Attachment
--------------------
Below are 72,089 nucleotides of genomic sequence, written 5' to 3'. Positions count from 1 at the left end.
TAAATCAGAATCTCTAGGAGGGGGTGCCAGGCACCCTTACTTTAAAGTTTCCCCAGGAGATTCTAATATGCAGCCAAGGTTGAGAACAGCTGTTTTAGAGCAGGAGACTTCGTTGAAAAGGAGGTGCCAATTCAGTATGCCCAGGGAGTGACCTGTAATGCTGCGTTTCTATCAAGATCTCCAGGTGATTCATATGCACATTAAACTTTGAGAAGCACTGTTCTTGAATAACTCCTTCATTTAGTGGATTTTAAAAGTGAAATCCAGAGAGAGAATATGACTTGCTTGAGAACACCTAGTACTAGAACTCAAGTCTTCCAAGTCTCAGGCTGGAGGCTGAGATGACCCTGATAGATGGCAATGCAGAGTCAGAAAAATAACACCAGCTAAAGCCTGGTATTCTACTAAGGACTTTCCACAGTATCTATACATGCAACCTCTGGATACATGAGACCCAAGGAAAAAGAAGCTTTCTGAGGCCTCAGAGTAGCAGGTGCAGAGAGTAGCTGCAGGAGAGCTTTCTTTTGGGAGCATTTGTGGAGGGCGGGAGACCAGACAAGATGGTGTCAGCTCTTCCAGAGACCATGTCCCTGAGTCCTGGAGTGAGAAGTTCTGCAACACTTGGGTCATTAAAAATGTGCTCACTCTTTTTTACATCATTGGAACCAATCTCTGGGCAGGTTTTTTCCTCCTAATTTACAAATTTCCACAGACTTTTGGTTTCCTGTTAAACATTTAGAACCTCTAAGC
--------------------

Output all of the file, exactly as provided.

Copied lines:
Below are 72,089 nucleotides of genomic sequence, written 5' to 3'. Positions count from 1 at the left end.
TAAATCAGAATCTCTAGGAGGGGGTGCCAGGCACCCTTACTTTAAAGTTTCCCCAGGAGATTCTAATATGCAGCCAAGGTTGAGAACAGCTGTTTTAGAGCAGGAGACTTCGTTGAAAAGGAGGTGCCAATTCAGTATGCCCAGGGAGTGACCTGTAATGCTGCGTTTCTATCAAGATCTCCAGGTGATTCATATGCACATTAAACTTTGAGAAGCACTGTTCTTGAATAACTCCTTCATTTAGTGGATTTTAAAAGTGAAATCCAGAGAGAGAATATGACTTGCTTGAGAACACCTAGTACTAGAACTCAAGTCTTCCAAGTCTCAGGCTGGAGGCTGAGATGACCCTGATAGATGGCAATGCAGAGTCAGAAAAATAACACCAGCTAAAGCCTGGTATTCTACTAAGGACTTTCCACAGTATCTATACATGCAACCTCTGGATACATGAGACCCAAGGAAAAAGAAGCTTTCTGAGGCCTCAGAGTAGCAGGTGCAGAGAGTAGCTGCAGGAGAGCTTTCTTTTGGGAGCATTTGTGGAGGGCGGGAGACCAGACAAGATGGTGTCAGCTCTTCCAGAGACCATGTCCCTGAGTCCTGGAGTGAGAAGTTCTGCAACACTTGGGTCATTAAAAATGTGCTCACTCTTTTTTACATCATTGGAACCAATCTCTGGGCAGGTTTTTTCCTCCTAATTTACAAATTTCCACAGACTTTTGGTTTCCTGTTAAACATTTAGAACCTCTAAGC